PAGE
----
Iron ore prices hit six-and-a-half year highs on Thursday as the Chinese construction and manufacturing sector experiences levels of activity last seen almost a decade ago.
According to Fastmarkets MB, benchmark 62% Fe fines imported into Northern China were changing hands for $129.92 a tonne on Tuesday, up 2.1% on the day.
That was the highest level for the steelmaking raw material since mid-January 2014 and brings gains for 2020 to over 40%.
A key gauge of economic activity in China – responsible for more than half the world’s steel output and 70% of seaborne iron ore imports – released this week showed rapid expansion of the country’s manufacturing and construction sector in August.
The Caixin manufacturing PMI index rose from 52.8 in July to 53.1 in August, well above analysts’ expectations, which were headed for a decline during what is usually a slow month for industrial production.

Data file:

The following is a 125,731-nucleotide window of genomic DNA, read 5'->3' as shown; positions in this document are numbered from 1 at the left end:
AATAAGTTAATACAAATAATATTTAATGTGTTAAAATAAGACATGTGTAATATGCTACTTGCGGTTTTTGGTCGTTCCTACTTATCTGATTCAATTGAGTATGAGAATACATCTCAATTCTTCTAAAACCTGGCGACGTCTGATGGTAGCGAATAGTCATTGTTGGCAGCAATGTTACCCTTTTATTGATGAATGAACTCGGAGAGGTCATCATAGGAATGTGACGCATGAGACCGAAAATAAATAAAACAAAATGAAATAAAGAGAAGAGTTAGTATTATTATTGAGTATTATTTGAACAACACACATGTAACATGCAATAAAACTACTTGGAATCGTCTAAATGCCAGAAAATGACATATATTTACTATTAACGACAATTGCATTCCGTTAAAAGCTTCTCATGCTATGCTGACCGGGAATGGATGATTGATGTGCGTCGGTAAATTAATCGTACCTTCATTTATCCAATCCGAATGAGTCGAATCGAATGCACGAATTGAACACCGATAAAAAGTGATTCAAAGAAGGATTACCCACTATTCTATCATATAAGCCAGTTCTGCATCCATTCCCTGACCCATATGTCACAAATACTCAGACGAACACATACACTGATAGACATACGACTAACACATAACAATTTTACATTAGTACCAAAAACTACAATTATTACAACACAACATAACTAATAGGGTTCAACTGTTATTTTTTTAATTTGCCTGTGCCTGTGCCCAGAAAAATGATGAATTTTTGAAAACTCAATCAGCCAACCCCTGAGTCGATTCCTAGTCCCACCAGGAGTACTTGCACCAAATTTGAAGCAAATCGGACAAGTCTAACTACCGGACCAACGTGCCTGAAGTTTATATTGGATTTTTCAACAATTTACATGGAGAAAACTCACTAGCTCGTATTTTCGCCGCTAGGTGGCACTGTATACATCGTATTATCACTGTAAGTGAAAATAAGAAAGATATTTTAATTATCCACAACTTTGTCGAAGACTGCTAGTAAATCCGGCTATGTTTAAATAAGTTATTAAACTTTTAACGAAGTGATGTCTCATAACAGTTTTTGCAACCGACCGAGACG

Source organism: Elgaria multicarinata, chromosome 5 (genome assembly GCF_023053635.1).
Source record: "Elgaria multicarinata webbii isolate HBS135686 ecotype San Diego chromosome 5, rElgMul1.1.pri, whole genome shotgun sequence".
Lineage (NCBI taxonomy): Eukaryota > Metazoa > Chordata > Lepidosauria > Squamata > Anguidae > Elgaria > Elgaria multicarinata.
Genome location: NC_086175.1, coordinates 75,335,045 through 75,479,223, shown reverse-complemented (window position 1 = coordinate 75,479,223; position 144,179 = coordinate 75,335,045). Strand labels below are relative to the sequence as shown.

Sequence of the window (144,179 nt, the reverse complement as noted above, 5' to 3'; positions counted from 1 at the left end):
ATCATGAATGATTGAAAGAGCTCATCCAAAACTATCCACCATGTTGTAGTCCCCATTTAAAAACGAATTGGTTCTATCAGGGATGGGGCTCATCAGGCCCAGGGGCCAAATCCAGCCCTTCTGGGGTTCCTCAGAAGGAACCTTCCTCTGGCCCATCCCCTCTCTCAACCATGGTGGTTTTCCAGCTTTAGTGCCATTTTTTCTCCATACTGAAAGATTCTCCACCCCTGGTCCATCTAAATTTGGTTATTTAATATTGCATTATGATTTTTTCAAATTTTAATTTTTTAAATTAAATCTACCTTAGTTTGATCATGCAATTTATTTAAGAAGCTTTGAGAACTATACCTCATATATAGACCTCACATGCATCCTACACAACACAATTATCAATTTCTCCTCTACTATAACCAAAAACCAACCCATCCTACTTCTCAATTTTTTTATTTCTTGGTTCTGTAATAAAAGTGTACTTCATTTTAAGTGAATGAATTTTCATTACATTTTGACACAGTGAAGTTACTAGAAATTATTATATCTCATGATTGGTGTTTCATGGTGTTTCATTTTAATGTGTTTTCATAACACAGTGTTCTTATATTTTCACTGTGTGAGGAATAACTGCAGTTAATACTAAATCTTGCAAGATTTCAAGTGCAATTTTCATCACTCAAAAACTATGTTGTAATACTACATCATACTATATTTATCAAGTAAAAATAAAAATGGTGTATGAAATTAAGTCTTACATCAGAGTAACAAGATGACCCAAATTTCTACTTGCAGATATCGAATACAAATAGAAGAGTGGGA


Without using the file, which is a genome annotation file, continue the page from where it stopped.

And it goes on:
A reading above 50 indicates expansion, and August’s numbers were the highest since January 2011.
While the official PMIs released by the Chinese government showed a slight drop in activity, the Caixin index is usually seen as a more reliable gauge as the survey covers a greater number of private and smaller companies than Beijing’s measure, skewed towards state-owned enterprises.
Capital Economics notes that the export orders component of the manufacturing PMI rose above 50 for the first time this year on the back of recovering foreign demand.
The London-based research company says this suggests that foreign demand is now beginning to catch up to Chinese domestic demand and hints at a further acceleration in export growth in the coming months.
While China’s factories are humming, spending on infrastructure has rocketed.
Since the outbreak of the pandemic, authorities have issued 4.75 trillion yuan ($683 billion) in local and national debt with most of that earmarked for infrastructure projects, lifting construction PMI’s above 60.